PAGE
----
The Court may order an accounting to determine the “rights of ownership in, the beneficial enjoyment of, or access to, community property, and the classification of all property” of the spouses.[iii]

[i]  Family Code Sections 721(b), 1100(e)

 

[ii]  Family Code Sections 721(b), 1100(b)

 

[iii] Family Code Sections 721(b), 1101(b)

In addition, the aggrieved spouse’s remedies “shall include” an award of 50%, or an amount equal to 50%, of any asset transferred in breach of the fiduciary duty, plus attorney fees and costs.

If the aggrieved spouse can prove by clear and convincing evidence that the breach amounted to malice,[i] oppression,[ii] or fraud,[iii] they are entitled to punitive damages.[iv] In that case, the aggrieved spouse’s remedies “shall include” an award of 100%, or an amount equal to 100%, of any asset transferred in breach of the fiduciary duty.[v]

Generally, an action must be commenced within three years of the date the aggrieved spouse acquired “actual knowledge that the transaction or event for which the remedy is being sought occurred.”[vi]

STD Transmission as a Result of Cheating

While cheating may not be considered by the Court on its own, if your spouse gives you an STD as a result of his or her cheating, you may consider pursuing a civil cause of action against them.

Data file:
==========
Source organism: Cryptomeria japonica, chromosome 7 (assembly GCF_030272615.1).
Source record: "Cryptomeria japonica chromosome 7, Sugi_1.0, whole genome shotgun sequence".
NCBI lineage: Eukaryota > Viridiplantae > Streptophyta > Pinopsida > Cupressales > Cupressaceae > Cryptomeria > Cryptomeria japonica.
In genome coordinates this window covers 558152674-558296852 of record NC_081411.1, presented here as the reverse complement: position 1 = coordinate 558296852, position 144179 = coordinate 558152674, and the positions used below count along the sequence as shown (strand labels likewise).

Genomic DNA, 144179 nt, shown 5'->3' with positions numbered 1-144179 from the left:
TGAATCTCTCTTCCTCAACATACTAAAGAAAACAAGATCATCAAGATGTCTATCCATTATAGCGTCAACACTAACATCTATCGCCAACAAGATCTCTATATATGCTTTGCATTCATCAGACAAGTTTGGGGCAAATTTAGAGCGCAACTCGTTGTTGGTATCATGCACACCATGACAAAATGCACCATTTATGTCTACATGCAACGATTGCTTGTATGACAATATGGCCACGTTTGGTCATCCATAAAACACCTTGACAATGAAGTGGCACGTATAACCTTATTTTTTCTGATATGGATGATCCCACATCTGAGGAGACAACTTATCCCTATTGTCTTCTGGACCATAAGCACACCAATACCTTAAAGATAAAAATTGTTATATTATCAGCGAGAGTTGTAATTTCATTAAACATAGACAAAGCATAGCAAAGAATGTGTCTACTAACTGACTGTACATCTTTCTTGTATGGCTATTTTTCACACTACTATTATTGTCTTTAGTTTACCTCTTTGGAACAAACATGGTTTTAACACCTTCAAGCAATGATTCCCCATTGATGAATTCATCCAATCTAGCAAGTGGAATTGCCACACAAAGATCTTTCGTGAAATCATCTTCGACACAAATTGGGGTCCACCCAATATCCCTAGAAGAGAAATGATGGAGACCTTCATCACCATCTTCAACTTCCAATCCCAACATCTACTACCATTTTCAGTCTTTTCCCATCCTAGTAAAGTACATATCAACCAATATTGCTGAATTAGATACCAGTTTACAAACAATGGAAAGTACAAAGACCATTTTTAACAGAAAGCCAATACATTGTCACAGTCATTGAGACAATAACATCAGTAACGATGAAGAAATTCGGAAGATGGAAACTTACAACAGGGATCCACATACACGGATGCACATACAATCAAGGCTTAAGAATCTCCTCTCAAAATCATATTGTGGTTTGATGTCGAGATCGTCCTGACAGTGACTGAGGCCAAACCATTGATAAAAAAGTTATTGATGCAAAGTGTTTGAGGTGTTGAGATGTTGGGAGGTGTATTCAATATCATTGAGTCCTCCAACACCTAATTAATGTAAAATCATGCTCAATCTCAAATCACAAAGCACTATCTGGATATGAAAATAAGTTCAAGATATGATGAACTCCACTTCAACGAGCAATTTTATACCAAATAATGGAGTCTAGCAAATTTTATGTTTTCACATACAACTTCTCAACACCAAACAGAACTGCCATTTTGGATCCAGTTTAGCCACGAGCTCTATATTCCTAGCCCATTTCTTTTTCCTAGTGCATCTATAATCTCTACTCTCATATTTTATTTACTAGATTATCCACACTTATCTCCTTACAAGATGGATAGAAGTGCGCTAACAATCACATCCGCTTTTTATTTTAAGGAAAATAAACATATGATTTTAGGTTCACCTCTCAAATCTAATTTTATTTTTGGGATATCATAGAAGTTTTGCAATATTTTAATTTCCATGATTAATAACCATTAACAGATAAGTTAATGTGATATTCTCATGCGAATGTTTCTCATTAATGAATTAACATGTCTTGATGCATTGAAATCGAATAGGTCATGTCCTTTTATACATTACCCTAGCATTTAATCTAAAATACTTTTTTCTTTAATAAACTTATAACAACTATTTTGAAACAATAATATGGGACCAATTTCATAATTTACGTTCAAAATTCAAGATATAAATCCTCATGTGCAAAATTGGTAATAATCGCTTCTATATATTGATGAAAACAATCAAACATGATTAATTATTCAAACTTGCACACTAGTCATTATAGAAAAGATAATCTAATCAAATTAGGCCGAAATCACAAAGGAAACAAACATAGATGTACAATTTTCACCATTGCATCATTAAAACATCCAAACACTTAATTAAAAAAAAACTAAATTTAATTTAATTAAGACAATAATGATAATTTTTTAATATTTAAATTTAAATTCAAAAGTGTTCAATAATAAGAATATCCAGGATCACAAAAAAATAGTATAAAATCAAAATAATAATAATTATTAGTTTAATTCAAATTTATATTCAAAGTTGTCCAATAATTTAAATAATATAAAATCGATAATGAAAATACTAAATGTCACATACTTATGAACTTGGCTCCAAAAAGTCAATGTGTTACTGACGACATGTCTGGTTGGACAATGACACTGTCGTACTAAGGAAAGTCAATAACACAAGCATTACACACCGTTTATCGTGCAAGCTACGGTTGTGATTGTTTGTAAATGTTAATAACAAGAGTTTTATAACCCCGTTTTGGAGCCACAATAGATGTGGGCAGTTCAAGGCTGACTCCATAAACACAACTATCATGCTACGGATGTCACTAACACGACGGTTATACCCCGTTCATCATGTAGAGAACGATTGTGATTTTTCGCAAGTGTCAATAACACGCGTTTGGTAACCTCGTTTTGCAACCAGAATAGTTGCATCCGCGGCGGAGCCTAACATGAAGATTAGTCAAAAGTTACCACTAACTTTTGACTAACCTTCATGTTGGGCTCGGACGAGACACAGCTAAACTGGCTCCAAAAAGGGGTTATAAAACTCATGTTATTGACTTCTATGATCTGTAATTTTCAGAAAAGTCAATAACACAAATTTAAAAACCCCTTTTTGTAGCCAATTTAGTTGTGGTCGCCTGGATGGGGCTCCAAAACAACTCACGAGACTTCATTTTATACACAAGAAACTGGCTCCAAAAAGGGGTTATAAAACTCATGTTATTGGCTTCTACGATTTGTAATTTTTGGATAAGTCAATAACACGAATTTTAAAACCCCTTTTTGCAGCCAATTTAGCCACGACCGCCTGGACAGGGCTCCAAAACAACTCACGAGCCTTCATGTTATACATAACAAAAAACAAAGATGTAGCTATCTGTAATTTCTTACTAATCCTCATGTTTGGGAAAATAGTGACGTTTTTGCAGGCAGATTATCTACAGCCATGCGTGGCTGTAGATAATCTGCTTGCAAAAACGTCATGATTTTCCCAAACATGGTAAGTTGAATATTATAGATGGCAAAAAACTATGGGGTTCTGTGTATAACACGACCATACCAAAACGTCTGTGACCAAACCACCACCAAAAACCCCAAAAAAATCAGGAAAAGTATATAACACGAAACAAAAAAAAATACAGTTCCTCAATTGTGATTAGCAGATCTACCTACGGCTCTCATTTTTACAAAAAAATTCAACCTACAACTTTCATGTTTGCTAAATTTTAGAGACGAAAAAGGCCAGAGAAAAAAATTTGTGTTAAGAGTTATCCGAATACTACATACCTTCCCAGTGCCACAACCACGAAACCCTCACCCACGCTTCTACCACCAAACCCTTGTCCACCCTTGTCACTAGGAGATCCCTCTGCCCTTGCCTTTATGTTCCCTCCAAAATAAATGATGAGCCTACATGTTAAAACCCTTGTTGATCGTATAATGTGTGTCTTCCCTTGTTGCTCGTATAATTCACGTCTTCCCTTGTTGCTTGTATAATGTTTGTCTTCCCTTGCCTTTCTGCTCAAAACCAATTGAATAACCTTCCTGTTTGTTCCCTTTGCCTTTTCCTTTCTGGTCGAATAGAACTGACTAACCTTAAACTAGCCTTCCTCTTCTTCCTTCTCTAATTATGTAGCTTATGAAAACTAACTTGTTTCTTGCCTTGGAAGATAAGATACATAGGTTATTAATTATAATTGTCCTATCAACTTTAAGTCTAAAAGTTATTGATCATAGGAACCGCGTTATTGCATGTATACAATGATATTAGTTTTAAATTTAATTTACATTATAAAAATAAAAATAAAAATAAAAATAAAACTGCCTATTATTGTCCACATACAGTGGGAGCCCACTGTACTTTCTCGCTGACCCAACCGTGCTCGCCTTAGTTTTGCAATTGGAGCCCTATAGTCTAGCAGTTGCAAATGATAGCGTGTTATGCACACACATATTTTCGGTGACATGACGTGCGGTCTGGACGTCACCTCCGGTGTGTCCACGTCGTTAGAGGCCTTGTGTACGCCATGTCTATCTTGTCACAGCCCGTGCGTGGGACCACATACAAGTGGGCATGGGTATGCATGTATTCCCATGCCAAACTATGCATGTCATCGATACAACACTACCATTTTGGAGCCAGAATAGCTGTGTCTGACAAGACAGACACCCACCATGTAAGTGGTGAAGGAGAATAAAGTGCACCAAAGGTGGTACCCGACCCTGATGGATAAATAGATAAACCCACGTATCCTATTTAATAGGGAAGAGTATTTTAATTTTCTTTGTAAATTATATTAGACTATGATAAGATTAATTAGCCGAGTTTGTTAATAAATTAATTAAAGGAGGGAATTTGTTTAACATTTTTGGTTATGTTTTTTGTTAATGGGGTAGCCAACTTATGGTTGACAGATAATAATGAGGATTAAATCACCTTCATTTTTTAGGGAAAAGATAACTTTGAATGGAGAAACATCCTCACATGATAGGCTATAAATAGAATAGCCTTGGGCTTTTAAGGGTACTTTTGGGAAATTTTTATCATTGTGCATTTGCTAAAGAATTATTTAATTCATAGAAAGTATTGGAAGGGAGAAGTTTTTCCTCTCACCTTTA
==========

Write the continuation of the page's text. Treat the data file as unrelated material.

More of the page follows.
The civil cause of action for negligence, battery, or fraud may be consolidated (i.e., combined) with your family law case. A consolidation would require both parties to agree to waive a jury trial. However, consolidation is discretionary, meaning it is entirely up to the Court. Even if the parties agree, the Court could still decline to consolidate the civil cause of action if it believes consolidation would violate the “no fault” legislative policy for family law matters.

If the case is not consolidated, the threat of a civil action could potentially lead to negotiations for a disproportionate split of the community estate or a more favorable spousal support award.